Posted: October 12, 2012
The brave new world of variable annuities
This much-maligned investment deserves another lookBy Aaron Grey and Robert Grey
Variable annuities have had such a bad rap in some financial planning circles that many advisors refuse to discuss them—let alone recommend them for clients. It’s no wonder, because the negative image of variable annuities looks something like this:
Picture a well-intentioned middle-age couple—risk-averse and nervous about saving enough for retirement—who stretch their budget to purchase a high-cost variable annuity with all the bells-and-whistles from a pushy insurance salesman who is paid on commission and has no fiduciary obligation to consider their best interest. Their hard-earned savings become locked up in an inflexible product that eats away at their principle through asset-based fees charged for complex insurance riders that they don’t understand. Eventually, they end up paying a surrender charge that could be as high as 7 percent to exit the policy and regain access to their assets.
Indeed, in our experience as financial advisors, we have seen more than one new client arrive burdened by a high-cost variable annuity that is poorly suited to their personal situation or financial status. It’s no surprise that many consumer advocates have questioned the value of variable annuities and the tactics used to sell them.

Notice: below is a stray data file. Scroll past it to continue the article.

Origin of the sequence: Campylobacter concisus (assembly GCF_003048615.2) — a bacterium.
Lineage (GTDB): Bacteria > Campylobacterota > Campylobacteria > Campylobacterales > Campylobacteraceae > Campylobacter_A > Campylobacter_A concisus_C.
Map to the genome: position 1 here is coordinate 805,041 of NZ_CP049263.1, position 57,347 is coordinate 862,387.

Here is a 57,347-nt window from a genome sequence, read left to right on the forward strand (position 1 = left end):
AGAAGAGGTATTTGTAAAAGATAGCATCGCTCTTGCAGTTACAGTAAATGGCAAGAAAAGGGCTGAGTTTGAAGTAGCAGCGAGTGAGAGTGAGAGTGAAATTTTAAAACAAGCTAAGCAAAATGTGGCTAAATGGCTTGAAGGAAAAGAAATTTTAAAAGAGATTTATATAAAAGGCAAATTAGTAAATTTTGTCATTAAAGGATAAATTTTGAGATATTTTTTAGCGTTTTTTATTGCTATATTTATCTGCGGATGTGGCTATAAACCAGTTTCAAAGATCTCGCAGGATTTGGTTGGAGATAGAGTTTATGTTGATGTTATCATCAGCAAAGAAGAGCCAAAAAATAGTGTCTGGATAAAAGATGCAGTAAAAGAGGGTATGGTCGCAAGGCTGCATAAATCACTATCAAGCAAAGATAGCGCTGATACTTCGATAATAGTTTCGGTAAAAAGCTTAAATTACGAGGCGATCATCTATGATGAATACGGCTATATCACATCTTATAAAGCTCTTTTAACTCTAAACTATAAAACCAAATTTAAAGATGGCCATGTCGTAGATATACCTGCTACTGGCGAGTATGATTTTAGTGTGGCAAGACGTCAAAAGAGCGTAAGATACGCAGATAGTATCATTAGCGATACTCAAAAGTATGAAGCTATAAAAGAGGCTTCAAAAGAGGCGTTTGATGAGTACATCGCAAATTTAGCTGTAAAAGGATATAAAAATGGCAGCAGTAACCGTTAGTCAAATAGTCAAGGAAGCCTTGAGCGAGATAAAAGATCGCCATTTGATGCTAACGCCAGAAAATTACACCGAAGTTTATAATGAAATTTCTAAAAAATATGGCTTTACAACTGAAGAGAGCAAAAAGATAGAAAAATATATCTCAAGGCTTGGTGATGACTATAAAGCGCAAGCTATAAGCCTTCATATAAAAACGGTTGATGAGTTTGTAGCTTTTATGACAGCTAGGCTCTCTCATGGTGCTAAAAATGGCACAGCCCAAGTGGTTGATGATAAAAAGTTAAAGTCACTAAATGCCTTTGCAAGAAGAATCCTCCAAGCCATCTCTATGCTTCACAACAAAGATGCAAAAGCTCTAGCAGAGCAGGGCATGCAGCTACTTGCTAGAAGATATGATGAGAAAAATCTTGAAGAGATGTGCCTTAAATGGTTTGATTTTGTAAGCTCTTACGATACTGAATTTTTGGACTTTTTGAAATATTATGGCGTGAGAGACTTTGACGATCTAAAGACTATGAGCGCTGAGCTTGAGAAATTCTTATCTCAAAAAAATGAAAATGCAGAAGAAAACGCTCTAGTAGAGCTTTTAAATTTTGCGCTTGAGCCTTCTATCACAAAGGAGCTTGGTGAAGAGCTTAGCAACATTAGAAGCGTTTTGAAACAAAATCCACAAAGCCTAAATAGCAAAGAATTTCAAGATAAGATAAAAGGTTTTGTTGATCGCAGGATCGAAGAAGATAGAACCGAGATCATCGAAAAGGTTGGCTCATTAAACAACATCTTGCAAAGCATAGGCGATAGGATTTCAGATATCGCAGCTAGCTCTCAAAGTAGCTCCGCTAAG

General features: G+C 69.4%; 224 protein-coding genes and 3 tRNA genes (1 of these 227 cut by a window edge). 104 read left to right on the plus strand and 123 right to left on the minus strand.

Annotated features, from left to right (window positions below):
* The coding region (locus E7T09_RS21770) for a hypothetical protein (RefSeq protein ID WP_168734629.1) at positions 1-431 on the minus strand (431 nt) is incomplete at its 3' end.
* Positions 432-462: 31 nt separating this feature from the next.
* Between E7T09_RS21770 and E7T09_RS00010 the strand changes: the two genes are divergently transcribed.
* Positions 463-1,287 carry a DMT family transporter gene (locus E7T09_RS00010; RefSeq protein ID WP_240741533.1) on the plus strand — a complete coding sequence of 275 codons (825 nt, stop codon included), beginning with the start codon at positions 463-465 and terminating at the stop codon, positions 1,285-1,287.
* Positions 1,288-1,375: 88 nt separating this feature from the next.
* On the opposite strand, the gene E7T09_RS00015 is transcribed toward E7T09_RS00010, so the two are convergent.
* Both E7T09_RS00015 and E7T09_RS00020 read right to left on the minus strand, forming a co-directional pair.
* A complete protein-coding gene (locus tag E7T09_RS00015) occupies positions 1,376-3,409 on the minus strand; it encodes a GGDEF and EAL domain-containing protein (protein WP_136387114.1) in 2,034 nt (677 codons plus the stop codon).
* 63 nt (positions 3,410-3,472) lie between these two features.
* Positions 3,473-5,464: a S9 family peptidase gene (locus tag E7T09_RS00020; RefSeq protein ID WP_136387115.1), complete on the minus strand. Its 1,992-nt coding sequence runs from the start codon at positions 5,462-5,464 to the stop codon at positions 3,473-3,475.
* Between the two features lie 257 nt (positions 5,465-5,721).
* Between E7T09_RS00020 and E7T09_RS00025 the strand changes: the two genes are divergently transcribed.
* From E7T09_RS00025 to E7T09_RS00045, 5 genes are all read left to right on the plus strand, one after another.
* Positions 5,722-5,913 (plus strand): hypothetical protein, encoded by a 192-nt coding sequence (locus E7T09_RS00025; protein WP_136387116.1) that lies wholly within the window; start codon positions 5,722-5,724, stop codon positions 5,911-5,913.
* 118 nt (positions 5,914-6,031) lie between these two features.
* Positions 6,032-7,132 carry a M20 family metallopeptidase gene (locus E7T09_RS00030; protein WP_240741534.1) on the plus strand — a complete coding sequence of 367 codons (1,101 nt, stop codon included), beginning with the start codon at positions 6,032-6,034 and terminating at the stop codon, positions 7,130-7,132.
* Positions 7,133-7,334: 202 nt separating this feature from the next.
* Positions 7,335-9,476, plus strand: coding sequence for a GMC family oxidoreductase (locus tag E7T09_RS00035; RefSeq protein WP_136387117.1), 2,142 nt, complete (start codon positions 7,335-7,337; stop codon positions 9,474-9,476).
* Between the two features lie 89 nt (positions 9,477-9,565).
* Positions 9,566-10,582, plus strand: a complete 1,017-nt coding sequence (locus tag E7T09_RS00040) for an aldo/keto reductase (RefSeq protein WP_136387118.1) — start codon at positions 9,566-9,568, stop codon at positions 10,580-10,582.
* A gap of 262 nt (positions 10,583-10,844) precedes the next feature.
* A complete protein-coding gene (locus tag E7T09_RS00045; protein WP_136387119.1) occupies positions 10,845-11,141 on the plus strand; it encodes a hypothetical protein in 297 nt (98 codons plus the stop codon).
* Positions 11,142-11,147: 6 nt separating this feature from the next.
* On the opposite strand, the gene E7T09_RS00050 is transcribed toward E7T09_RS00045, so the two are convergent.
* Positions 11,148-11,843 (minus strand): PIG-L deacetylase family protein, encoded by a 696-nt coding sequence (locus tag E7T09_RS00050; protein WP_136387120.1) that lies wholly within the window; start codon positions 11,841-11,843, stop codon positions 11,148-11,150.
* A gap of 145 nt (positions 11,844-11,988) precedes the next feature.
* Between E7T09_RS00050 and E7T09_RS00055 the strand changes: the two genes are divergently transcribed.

But here’s what many investors and their advisors may find surprising: Variable annuities have changed. In fact, more independent Registered Investment Advisors (RIAs) and fee-based financial advisors are recommending this new breed of variable annuities to investors. Here are two big reasons why:
Variable annuities can provide tax-shielding benefits, similar to qualified plans such as 401(k)s and IRAs. That’s especially useful for aggressive savers and high net worth investors who are able to max out contribution limits in a given year. This new breed of low-cost, no-load variable annuities is designed specifically for tax-deferred investing, offering more fund choices, greater transparency and stripping away complex and costly insurance components that investors—and even many advisors—find hard to comprehend.
Still, the subject of variable annuities can get a bit heated. We think a good place to start the conversation is by addressing five common complaints—and what’s changed so that we can confidently recommend VAs that are in our clients’ best interest.
1. Variable annuities are primarily used for the insurance.
In the midst of a “features and benefits arms race” that has gone on for decades, most variable annuities today are sold with additional insurance riders such as income guarantees and enriched death benefits.